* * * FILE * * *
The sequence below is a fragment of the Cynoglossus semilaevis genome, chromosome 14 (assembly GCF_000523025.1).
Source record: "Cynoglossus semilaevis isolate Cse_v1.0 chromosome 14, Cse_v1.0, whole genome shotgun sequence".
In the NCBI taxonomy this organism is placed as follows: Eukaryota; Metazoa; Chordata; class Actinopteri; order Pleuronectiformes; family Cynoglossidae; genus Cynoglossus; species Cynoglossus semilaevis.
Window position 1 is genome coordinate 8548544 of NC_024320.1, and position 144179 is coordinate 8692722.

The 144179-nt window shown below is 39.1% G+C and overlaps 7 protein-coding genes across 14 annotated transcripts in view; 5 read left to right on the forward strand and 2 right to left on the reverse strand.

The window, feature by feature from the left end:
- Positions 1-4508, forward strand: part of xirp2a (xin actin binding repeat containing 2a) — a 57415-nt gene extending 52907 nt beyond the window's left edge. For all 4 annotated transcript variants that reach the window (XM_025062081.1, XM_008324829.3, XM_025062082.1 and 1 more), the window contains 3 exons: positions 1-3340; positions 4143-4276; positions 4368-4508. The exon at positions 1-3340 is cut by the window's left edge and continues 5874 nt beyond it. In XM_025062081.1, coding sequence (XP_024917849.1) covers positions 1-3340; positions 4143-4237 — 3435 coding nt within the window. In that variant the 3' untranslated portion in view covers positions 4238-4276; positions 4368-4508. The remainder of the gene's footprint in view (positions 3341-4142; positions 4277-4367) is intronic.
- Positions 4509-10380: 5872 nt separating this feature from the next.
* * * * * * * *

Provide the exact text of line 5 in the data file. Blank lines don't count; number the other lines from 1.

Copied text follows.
The 144179-nt window shown below is 39.1% G+C and overlaps 7 protein-coding genes across 14 annotated transcripts in view; 5 read left to right on the forward strand and 2 right to left on the reverse strand.